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Messages that Matter: The First Time Right Rule
Posted By Dr. Tom Sant | Jan 26, 2012
"The First Time Right" Rule
The most important rule for communicating your sales message, in my opinion, is the "first time right" rule.
It's a simple concept: The first time somebody reads or hears your message, they get it right. There's no ambiguity, no vagueness, no confusion in your message. They never have to go back and re-read the sentence or paragraph to try to figure out what you meant.
When people who are trying to make a buying decision encounter a message that they don't understand, alarm bells start ringing. They're not inclined to shove wads of cash at you or to blithely sign your contract when they don't know what the heck you're talking about.
For example, can you read this and feel confident you're getting it right the first time?
"The fee will be based upon the sum of the fee band charges and the top band in which the final agree rent lies is to be apportioned and added to the sum of the lower bands."
Violating the "first time right" rule isn't just a matter of poorly constructed sentences. Often it's a matter of not writing to our audience. Instead, we write something that we understand and just assume that the customer will understand it, too. After working with sales and proposal teams for nearly 30 years, I know that people almost always tend to overestimate their customer's level of understanding. We use jargon and acronyms that the customer doesn't recognize. We make assumptions that seem like gaps in logic to them. We natter on without focus because to us the message is so obvious there's really no point in taking the time to spell it out.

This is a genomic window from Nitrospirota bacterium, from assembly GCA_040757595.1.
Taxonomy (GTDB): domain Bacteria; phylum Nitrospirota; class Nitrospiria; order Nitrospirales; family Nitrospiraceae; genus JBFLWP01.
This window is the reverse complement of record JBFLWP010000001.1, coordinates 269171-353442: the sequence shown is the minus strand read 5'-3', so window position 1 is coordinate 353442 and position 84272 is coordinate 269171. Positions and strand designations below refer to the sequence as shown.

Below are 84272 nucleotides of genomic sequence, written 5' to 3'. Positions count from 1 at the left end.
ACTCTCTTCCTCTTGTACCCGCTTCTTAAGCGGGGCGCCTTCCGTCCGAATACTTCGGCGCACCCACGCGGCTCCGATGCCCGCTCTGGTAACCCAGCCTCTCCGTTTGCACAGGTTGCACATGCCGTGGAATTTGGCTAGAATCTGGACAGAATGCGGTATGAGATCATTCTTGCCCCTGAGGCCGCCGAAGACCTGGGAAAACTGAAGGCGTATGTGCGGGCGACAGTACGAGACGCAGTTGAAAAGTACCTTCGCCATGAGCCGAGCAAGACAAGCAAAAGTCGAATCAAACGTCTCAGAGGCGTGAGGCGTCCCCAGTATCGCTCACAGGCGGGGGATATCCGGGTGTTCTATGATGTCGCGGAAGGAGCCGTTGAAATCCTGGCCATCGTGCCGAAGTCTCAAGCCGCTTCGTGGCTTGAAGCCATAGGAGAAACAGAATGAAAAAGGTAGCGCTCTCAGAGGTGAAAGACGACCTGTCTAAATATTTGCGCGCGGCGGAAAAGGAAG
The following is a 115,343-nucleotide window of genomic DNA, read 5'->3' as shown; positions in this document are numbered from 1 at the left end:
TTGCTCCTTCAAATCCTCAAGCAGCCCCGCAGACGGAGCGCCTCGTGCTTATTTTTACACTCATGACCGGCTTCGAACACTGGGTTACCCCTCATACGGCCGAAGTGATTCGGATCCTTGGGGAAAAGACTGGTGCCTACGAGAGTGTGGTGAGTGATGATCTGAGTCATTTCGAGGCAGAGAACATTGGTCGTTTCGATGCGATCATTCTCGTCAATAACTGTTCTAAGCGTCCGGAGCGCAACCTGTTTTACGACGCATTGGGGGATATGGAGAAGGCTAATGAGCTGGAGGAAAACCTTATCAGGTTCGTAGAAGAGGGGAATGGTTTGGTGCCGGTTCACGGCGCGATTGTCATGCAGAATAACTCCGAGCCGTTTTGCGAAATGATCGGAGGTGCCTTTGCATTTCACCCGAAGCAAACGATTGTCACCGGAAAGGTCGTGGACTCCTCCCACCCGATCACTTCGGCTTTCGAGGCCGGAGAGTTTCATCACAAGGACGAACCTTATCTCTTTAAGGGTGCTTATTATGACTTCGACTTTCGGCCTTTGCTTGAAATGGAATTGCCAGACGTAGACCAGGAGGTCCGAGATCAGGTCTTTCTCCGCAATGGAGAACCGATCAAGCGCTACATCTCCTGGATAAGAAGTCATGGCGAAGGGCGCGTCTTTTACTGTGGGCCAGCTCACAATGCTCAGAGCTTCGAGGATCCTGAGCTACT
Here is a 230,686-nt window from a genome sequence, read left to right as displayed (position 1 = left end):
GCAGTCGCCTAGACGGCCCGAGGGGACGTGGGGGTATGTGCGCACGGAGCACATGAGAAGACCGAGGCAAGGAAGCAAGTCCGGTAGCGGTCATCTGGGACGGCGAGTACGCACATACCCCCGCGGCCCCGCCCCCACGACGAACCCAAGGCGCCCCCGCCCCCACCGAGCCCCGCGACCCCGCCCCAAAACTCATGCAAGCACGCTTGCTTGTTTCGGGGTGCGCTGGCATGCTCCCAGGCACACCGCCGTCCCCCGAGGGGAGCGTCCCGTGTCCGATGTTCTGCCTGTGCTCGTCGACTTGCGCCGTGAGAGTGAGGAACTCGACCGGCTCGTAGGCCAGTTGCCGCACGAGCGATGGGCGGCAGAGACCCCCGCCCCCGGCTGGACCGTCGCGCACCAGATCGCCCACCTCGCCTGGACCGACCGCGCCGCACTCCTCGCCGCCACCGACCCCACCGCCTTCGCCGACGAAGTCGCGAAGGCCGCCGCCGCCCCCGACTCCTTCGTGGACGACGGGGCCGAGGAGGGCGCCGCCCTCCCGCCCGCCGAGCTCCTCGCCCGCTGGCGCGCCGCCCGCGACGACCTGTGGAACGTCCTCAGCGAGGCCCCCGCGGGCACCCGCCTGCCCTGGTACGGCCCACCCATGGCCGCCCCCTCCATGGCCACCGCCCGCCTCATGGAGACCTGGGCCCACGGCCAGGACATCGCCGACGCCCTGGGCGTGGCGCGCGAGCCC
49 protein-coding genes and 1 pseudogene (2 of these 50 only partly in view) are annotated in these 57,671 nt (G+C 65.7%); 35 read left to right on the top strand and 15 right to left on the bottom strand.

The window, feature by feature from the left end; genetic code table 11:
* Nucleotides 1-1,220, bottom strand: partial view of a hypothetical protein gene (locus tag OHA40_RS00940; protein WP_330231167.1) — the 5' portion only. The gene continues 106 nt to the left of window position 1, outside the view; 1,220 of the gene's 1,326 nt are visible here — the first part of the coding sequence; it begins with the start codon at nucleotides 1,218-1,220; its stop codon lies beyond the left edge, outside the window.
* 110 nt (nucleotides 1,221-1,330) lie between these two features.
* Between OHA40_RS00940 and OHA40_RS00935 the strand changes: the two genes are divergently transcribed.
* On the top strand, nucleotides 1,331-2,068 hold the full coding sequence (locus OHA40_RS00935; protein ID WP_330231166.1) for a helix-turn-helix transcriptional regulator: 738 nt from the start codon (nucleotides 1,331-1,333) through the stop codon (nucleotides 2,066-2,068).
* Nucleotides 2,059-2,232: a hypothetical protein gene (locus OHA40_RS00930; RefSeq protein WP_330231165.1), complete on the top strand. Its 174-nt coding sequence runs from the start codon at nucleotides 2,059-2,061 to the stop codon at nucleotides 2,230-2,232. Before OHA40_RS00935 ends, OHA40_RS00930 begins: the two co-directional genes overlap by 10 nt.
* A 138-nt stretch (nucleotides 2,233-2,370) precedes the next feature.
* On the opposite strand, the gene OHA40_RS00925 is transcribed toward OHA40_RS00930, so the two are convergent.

Your Prospects Have No Idea What the Xbam Model J Is
Even our product names are a source of confusion for people outside the firm. We all know what the Xbam Model J is and what remarkable features it has to offer, but that name doesn't mean a thing to our prospects. That's why I always recommend that you explain what your solution will do for the customer before you tell them what it is. Focus on the functional benefit you are delivering before you discuss execution.
For example, consider this solution recommendation:
The Xbam Model J is a multi-modal system that aggregates data from multiple sources to present a virtual dashboard to support financial decision making.
Does that sentence just shout value and relevance to you? No, probably not. How about this version?
Your financial leaders depend on information from a wide variety of sources. The challenge they face is to combine all of that data and make sense of it quickly, using key performance indicators to show market trends and to identify problem areas with working capital and cash flow. That's exactly what our newly designed financial dashboard does. The Xbam Model J combines data from multiple sources, regardless of the original format, and displays it so that your executives can understand it and use it quickly.
It's longer, obviously. But it's also much clearer and it's easier for somebody who doesn't work in product development at Xbam to understand. Admittedly, it's good to be concise. But it's even better to be clear.
If you would like some help in creating sales messages that your customers will understand the first time they read them, call us. At Qvidian we have years of experience and proven methods to help you make your point. To find out how we do all that, call for a free, no obligation demo of the Qvidian sales enablement products that are right for you.
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